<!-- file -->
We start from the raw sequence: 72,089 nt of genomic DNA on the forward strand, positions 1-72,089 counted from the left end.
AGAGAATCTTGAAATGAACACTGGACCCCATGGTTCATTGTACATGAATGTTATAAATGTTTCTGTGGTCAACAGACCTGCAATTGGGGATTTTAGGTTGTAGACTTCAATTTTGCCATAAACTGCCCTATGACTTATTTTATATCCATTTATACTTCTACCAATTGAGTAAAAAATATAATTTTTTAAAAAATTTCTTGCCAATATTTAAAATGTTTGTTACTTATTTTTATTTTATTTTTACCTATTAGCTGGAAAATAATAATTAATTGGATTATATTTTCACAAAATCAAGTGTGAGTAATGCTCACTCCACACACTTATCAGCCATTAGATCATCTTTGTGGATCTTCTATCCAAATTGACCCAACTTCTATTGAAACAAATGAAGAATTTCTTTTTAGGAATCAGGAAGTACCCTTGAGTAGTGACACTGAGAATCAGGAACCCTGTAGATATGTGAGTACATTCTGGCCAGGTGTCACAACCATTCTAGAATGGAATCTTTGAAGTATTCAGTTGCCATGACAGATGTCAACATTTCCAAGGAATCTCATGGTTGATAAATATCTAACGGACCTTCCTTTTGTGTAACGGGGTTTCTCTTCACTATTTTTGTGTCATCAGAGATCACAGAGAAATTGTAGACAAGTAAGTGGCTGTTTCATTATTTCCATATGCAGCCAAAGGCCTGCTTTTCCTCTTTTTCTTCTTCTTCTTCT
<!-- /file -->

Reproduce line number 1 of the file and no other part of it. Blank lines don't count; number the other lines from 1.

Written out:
We start from the raw sequence: 72,089 nt of genomic DNA on the forward strand, positions 1-72,089 counted from the left end.